I greatly enjoyed this work. It not only helps expand the knowledge and horizons of most investors, but it also has an underlying and subtle educational message about how an economy really works.Even if it is not its main purpose, those who read it end up with a much better grasp of the essential aspects of a free enterprise system, and the necessary fiscal and juridical framework needed for its success.
Division of Labor over a wide area with some respect for property rights has been the driver of the wealth of nations.Phillips' optimistic analysis of Brazil and China is based on these countries move to bigger respect of market principles.Neither is scrutinized with the same thoroughness as the US economy but the author is correct in describing these two markets as full of opportunities.There is much more transparency in the media and in dissemination of economic data in the US than in China.Nevertheless, only a very small minority of economists predicted the US banking crisis: understanding the real situation of the banking sector in China, and all the areas which might be affected in case of a collapse, is a much more daunting task. Opportunities abound, but buyers beware (caveat emptor).
The growth of the for profit educational market, as well as the growth in the demand for energy and food, follows from the opportunities brought up by development in China, and other economies.Phillips analyzes agriculture and focuses on aquaculture, describing the challenges and opportunities of a market where for many decades supply suffered from the problem of the commons, due to the lack of property rights in most oceanic waters.
As I have good access to the best economic, business and political analysis in Chile, I tried to corroborate Phillips analysis of the crisis in their salmon industry. While many (or should I say most) free enterprise advocates try to hide the sins of private businesses, the author does not follow into the trap.It is true that the crisis needed the collaboration of lax regulatory and control bodies, and that anti-business NGO's like those financed by Doug Tompkins, help exacerbate the problem.Reluctance to adjudicate additional fishing areas created incentives for overproducing. But this does not absolve the blind greed of many producers which ended up turning a growth industry into an example of social irresponsibility.It will take many years for this Chilean business to recover its dynamism.Phillips is correct in pointing out that this crisis should not blind us to the many profitable opportunities in aquaculture.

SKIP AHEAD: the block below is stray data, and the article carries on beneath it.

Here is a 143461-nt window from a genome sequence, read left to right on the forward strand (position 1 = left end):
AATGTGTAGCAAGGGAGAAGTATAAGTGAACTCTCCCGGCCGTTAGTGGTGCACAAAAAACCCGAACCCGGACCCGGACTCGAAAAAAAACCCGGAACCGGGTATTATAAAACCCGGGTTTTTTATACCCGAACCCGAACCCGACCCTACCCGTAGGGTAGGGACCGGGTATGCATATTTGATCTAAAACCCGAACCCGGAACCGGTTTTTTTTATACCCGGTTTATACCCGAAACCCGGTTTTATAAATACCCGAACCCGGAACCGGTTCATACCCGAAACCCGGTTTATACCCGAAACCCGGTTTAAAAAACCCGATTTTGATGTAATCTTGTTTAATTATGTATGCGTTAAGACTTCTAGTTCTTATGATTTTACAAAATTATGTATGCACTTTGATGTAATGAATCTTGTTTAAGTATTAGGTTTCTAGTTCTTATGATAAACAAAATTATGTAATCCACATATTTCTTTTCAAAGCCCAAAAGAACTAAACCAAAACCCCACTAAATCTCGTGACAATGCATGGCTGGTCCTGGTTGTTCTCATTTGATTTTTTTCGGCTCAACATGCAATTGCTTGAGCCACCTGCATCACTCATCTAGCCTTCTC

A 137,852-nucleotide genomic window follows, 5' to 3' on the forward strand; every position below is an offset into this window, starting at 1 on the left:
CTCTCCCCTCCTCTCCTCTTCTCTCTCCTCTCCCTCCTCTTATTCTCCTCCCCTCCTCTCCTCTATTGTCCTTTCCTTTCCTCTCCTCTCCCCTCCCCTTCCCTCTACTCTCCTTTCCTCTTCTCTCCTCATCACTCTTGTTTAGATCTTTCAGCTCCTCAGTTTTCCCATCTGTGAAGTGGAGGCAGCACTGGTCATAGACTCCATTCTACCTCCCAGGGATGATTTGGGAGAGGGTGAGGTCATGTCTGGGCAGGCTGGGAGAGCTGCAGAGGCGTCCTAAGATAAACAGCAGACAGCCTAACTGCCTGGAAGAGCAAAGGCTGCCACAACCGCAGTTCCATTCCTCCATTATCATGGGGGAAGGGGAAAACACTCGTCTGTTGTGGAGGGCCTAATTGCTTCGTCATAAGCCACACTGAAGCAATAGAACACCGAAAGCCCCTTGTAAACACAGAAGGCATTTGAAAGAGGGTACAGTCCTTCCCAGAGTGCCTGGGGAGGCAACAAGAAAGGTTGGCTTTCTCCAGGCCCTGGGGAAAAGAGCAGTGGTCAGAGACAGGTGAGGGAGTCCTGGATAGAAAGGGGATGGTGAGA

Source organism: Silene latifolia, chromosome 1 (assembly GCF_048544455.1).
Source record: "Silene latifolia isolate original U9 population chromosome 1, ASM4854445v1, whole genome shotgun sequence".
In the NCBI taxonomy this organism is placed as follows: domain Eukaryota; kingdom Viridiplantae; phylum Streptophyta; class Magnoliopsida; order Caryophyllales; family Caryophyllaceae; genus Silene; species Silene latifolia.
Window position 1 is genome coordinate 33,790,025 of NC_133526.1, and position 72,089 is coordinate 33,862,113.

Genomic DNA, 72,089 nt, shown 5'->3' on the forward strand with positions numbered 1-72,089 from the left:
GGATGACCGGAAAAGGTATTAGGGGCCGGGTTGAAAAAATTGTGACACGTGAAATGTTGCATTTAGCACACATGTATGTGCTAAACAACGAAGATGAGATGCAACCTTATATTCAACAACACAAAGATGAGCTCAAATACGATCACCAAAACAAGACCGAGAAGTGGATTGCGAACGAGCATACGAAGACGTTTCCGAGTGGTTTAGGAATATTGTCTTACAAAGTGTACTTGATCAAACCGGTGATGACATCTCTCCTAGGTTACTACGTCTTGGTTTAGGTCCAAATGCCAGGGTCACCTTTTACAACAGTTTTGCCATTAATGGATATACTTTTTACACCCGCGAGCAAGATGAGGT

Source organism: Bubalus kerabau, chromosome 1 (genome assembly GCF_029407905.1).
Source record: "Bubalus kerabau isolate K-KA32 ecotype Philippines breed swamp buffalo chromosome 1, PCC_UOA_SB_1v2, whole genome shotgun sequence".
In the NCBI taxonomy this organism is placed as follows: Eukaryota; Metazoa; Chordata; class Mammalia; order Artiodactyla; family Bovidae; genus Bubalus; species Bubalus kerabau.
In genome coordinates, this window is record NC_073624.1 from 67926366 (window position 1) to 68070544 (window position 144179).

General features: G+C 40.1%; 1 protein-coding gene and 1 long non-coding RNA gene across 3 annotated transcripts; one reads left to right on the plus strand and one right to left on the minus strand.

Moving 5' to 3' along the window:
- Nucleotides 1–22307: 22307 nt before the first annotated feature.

The huge role of the state sector in the energy business, aptly described by Phillips, creates extra homework for those who wish to apply Sir John Templeton's investment principles in this area.The educational market is also one that suffers from government intervention, but Phillips focuses on companies providing less regulated services, such as those which prepare students for college entrance examinations in China.
It required discipline and courage to enter the US market during the point of maximum pessimism. Similar traits are required to pick the right stocks and profit from the six investment trends described by Phillips.By providing an extended analysis of the weakness of the US economy and the policies implemented today and a less thorough but extensive analysis of investment opportunities around the globe, this book opens horizons for those who wish to pursue profitable investments with an open mind an adequate risk threshold. Hope the author is preparing a sequel, "selling at the point of highest optimism."
... Read more

40. Farmers of Forty Centuries; Or, Permanent Agriculture in China, Korea, and Japan
by F. H. (Franklin Hiram) King
Paperback: 188 Pages (2010-01-14)
list price: US$12.49 -- used & new: US$12.49
(price subject to change: see help)
Asin: 1444425439
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Farmers of Forty Centuries; Or, Permanent Agriculture in China, Korea, and Japan. please visit www.valdebooks.com for a full list of titles ... Read more